— Rezanov • Gertrude Atherton

... and son, and now to them added our masterful young Master Philip—these own no such steadying balance-wheel of common-sense. They have no restraining notion of public interest. Their sole idea is to play the aristocrat, to surround themselves with menials, to make their neighbors concede to them submission and reverence. It was of them that Herkimer spoke, plainly enough, though he gave no names. Mark my words, they will come to grief with that man, if the question be ...
— In the Valley • Harold Frederic

... to see you about some of these proposed bills of yours. This Reform business is being run into the ground. We are tired of it. The people are getting tired of it. You are going to have a great influence in the legislature. We concede that fact. Now, what we want to do is to talk over some of these bills and get your influence to modify or change in ...
— The High Calling • Charles M. Sheldon

... their arrival, laid the determination of the cabildo, orders, and universities before the archbishop, as well as the decision of the Audiencia in regard to the recalling him from exile, if the archbishop would concede three ...
— The Philippine Islands, 1493-1898, Volume XXV, 1635-36 • Various

... Assembly at Frankfort which wished to determine first the rights of the individual and then establish the state. The German state was not yet founded, but it was already settled what this state not yet existing dare not do and what it had to concede. The Americans could calmly precede their plan of government with a bill of rights, because that government and the controlling laws ...
— The Declaration of the Rights of Man and of Citizens • Georg Jellinek

... reckoning he was forced to kneel in the swimming cockpit, steering with one hand, using the bailing-dish with the other, and keeping his eyes religiously turned to the bellying patch of sail. It was heartbreaking toil; he began reluctantly to concede that it could not last much longer. And if he missed the brigantine he would be lost; mortal strength was not enough to stand the unending strain upon every bone, muscle and sinew, required to keep the boat upon ...
— The Black Bag • Louis Joseph Vance

... major propositions may not always be correct, although the predicates of their conclusions seem correctly drawn—spectrum analysis will not be acknowledged as inferior to purely spiritual research. Nor, before developing his sixth sense, will the man of science concede the error of his theories as to the solar spectrum, unless he abjure, to some degree at least, his marked weakness for conditional and disjunctive syllogisms ending in eternal dilemmas. At present the "Adepts" do not see any help for it. ...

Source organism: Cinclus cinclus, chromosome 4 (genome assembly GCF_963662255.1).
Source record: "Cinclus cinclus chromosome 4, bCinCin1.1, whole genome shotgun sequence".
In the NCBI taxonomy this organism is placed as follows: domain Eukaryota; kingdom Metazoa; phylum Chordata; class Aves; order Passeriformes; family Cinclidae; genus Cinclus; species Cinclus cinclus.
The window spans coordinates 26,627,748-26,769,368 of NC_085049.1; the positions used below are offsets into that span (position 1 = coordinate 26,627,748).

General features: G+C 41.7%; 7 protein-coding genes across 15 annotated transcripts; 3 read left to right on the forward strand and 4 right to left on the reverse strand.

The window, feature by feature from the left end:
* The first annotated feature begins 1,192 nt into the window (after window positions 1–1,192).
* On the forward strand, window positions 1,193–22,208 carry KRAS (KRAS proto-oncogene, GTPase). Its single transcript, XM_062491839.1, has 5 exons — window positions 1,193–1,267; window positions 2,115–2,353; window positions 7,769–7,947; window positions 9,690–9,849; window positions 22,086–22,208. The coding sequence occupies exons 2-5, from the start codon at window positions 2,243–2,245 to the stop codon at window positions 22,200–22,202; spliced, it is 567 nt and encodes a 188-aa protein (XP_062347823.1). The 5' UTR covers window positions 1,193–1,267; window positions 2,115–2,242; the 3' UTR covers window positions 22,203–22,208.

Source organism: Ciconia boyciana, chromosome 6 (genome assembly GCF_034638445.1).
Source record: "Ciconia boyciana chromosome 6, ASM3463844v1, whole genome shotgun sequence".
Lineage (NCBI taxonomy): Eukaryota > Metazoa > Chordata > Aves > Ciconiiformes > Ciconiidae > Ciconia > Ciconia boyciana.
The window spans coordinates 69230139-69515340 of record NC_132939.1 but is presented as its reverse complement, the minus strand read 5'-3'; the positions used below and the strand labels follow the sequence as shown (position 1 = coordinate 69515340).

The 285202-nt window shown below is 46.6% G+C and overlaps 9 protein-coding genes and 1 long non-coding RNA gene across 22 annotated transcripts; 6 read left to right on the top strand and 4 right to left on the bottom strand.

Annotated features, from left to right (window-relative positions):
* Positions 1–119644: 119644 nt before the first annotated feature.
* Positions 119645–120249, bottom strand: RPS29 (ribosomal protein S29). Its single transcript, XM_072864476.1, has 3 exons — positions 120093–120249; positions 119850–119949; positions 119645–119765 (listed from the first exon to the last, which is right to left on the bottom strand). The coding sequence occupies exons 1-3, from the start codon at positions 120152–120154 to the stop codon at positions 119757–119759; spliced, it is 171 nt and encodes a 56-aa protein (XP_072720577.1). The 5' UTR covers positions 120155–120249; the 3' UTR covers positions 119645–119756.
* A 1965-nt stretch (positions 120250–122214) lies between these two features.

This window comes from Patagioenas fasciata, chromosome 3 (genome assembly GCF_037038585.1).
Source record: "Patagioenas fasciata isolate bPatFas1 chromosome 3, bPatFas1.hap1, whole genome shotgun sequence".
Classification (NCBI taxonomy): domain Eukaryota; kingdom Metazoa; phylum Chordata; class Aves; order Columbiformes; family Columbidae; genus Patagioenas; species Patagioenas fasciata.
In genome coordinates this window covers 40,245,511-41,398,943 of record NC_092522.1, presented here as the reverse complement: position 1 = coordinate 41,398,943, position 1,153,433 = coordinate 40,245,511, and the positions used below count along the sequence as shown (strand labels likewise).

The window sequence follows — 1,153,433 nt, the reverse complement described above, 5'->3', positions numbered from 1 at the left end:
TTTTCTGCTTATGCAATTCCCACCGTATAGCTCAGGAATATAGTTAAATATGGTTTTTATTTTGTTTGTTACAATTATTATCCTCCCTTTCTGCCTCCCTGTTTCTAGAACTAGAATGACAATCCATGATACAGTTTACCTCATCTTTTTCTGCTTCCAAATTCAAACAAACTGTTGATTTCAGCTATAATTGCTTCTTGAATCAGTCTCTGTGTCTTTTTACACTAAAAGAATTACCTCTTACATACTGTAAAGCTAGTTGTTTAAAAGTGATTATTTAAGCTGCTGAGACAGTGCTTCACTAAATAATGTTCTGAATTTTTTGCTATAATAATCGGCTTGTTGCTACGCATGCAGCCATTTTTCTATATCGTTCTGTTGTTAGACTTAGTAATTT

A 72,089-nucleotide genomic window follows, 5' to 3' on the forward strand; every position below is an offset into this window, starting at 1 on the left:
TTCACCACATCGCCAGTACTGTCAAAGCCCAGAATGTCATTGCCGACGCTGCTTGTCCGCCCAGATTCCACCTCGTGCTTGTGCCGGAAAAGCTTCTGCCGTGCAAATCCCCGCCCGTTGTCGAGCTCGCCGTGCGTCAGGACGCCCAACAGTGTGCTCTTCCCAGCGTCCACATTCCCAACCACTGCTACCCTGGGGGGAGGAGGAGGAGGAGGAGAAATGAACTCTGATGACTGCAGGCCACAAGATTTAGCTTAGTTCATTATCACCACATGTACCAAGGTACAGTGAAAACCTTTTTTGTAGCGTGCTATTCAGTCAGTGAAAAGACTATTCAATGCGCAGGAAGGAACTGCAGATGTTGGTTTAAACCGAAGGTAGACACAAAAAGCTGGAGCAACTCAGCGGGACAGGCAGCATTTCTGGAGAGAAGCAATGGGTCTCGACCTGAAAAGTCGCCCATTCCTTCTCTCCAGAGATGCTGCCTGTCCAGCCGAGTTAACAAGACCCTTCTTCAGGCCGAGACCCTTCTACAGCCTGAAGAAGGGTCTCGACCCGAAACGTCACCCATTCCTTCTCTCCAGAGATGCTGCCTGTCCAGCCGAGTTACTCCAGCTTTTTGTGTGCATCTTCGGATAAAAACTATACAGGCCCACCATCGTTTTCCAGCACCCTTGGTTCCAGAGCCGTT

— Five Years Of Theosophy • Various

... something," Rattray went on. "It must be unusual and it must be interesting. Miss Bell must do something that no young lady has done before. That much she must concede to the trade. Granting that, the more artistically ...
— A Daughter of To-Day • Sara Jeannette Duncan (aka Mrs. Everard Cotes)

... I'll concede that as an actor you're a crackerjack bartender! D'ye mean to tell me that you got away with that kind of stuff ...
— Kid Scanlan • H. C. Witwer

... enforcing his own arbitrary and preposterous "conditions,"—this was too exquisitely absurd. But there was method in the madness. The central aim of the "Memorandum" is clear on its face: namely, to refuse the forensic freedom necessary to self-defence against a libel, and to concede only the parliamentary freedom proper to a purely literary discussion. Since, however, the only object of my writing at all was to expose his rejoinder as a second libel, and since the central ...
— A Public Appeal for Redress to the Corporation and Overseers of Harvard University - Professor Royce's Libel • Francis Ellingwood Abbot

... pamphlet was published with this title, "A New Revelation, or the Communion of the Incarnate Dead with the Unconscious Living. Important Fact, without trifling Fiction, by HIM." I have not the pleasure of knowing HIM; but certainly I must concede to HIM, that he writes like a man of extreme sobriety upon his extravagant theme. He is angry with Swedenborg, as might be expected, for his chimeras; some of which, however, of late years have signally altered their aspect; but. as to HIM, ...